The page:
financefi‧nance1 /ˈfaɪnæns, fəˈnæns $ fəˈnæns, ˈfaɪnæns/ ●●○W3AWL noun1[uncountable]BF the management of money by governments, large organizations etcleasing and other forms of business financeRussia’s finance ministerthe world of high finance (=financial activities involving very large amounts of money)2 →finances3[uncountable]BFLMONEY money provided by a bank or other institution to help buy or do somethingSYN funding/fundsfinance forWe need to raise finance for further research.
financefinance2 ●●○AWL verb [transitive]BFLMONEYto provide money, especially a lot of money, to pay for somethingSYN fundThe concerts are financed by the Arts Council. —financing noun [uncountable]The financing for the deal has been approved in principle.→ See Verb table
Examples from the Corpus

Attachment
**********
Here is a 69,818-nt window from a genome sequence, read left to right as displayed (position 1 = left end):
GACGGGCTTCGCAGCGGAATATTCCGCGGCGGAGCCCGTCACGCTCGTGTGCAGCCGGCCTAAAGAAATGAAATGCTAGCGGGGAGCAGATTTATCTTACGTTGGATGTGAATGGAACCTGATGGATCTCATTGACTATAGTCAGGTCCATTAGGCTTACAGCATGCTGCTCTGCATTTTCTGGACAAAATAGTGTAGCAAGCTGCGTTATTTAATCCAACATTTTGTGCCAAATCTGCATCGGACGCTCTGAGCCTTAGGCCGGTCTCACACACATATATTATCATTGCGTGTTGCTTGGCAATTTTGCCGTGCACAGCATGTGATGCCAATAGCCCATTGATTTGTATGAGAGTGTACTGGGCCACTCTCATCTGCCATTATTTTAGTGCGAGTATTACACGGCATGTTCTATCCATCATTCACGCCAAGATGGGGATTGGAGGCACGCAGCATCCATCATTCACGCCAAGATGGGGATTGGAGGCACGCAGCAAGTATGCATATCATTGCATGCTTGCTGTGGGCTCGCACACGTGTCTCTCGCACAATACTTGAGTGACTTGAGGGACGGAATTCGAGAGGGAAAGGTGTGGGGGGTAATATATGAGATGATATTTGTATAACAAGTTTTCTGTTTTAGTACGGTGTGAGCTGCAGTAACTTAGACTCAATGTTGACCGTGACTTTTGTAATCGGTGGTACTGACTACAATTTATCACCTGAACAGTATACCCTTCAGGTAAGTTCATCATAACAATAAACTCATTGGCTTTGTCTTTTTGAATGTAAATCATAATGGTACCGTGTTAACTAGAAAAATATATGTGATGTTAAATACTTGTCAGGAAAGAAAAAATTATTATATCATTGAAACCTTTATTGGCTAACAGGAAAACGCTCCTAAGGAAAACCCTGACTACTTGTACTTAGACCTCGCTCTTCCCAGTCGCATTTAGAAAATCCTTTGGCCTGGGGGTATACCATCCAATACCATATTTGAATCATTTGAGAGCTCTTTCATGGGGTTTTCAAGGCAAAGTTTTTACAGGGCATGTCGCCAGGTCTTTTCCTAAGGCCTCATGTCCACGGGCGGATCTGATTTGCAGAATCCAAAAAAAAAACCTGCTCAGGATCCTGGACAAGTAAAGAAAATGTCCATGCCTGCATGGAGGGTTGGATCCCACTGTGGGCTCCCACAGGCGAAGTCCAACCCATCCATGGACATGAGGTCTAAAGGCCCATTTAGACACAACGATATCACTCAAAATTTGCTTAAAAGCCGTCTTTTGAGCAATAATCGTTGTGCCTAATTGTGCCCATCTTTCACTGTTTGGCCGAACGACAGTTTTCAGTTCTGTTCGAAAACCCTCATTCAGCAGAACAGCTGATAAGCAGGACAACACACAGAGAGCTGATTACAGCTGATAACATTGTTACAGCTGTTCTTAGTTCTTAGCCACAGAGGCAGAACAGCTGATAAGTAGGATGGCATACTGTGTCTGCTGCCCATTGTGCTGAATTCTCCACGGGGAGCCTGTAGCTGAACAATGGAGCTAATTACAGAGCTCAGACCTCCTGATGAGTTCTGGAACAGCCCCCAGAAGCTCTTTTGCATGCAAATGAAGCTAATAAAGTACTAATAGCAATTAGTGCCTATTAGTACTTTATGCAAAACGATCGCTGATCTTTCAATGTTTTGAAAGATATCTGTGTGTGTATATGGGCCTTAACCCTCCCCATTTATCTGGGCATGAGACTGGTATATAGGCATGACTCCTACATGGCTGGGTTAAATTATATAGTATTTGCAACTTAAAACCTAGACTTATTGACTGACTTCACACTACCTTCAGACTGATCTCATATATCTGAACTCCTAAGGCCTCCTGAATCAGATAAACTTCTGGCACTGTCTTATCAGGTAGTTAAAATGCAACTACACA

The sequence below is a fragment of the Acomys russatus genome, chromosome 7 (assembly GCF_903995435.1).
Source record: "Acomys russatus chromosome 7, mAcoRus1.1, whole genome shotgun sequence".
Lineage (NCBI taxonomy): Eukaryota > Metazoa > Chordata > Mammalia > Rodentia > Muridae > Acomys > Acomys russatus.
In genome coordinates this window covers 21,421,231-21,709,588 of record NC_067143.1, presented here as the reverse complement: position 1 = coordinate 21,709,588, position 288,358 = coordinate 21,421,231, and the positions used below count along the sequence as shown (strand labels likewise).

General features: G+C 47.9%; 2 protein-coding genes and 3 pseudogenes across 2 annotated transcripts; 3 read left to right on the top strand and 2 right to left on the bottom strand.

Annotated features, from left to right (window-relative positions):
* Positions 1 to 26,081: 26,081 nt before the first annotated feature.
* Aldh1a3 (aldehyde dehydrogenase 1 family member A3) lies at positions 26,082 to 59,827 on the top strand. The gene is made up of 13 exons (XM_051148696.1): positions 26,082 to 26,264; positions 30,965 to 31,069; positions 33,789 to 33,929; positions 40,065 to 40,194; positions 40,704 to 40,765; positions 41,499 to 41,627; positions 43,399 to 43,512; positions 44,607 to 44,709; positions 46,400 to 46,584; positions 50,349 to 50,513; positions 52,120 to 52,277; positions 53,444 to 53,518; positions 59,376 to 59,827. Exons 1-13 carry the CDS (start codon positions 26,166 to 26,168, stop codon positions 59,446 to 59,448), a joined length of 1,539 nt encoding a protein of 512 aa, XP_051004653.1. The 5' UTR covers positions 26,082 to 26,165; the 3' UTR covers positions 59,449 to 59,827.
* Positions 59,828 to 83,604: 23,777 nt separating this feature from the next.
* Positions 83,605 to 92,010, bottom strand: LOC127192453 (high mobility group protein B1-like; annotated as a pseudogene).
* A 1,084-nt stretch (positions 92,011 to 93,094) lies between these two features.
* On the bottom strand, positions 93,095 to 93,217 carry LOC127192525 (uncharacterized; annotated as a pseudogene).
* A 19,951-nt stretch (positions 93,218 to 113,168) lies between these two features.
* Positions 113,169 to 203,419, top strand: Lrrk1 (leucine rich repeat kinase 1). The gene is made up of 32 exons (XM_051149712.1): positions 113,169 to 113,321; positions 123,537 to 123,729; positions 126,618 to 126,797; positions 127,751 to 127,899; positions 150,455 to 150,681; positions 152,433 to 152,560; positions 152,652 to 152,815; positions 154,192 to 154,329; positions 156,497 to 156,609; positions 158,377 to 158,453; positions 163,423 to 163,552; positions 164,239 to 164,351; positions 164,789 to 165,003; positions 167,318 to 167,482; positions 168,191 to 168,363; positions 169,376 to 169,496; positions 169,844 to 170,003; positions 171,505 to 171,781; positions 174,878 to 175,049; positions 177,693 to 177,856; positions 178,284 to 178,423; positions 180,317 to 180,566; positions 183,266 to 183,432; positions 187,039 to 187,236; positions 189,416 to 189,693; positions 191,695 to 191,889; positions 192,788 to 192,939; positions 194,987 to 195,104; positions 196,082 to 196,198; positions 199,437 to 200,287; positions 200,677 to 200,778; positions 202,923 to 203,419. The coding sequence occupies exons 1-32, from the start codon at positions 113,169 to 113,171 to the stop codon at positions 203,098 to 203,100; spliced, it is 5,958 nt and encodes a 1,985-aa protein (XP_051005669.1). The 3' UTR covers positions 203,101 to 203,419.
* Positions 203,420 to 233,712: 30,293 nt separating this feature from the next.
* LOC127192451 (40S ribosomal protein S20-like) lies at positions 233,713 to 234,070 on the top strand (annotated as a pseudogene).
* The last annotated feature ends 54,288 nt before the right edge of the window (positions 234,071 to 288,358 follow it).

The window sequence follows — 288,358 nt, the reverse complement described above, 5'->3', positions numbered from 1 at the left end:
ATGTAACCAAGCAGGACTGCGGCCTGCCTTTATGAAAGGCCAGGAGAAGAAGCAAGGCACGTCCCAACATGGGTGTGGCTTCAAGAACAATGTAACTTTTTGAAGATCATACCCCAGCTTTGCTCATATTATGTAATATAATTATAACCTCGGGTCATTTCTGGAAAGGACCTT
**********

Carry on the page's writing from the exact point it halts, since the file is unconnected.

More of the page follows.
finance• An agreement is expected to sendbondyieldslower by curbing the supply of securities the Treasury sells to financeannualdeficits.• But why should taxpayersfinance it?• Paul and Minneapolis created a nonprofit corporation to finance low-income housing.• Shareownership Shares are a particularly important type of wealth used to financeproduction.• Barneys said the two parties could not reach agreement on financing, royalties, equity and trade name issues.• More than $100,000 was donated to help finance Ryan's hearttransplant.• We financed the new house through the creditunion.• The cost of the bags and labels go towards financing the project.• However, it seems that some additionalfinance will have to be raised to finance the proposedpurchase of property.From King Business Dictionaryfinancefi‧nance1 /ˈfaɪnæns, fəˈnænsfəˈnæns, ˈfaɪnæns/ noun1[uncountable] British EnglishBANKING money provided or lent, for example by a bank for INVESTMENT (=when money is put into buildings, equipment, etc to produce goods and services) or CONSUMPTION (=when people buy goods and services)finance forThe building society is Scotland’s biggest source of finance for house building.The European Investment Bank would provide finance for a range of activities including regional development activity.The next step was to obtain finance in order to start manufacturing and selling full-sized engines.If you are selling a larger property, which is paid for, and buying a smaller one, then you will not have to raise finance (=obtain it).2[uncountable] the management of money by countries, organizations, and peopleThe appointment of a top finance executive as vice chairman suggests that finance will play a prominent role in the company’s future.Russia’s finance minister said he expects the ruble to stabilize soon.3[uncountable]ECONOMICS the study of the management and use of moneyHe is professor of finance at Wharton Business School.4finances [plural]ECONOMICS the money that an organization or person has, and the way that they manage itItalian state finances are about the worst of any major world economy.The television network hired McKinsey to conduct an overall strategic review of its structure, operations and finances. →business finance →consumer finance →corporate finance →debt finance →equity finance →high finance →mortgage finance →personal finance →public financefinancefinance2 verb [transitive]BANKINGFINANCEto give or lend money, especially a large amount of money, to pay for somethingThe new company will be financed by a total of $200 million in equity and $300 million in bank debt. → see alsofinancing, refinance→ See Verb tableOriginfinance1(1300-1400)Frenchfiner“to end, settle (a debt)”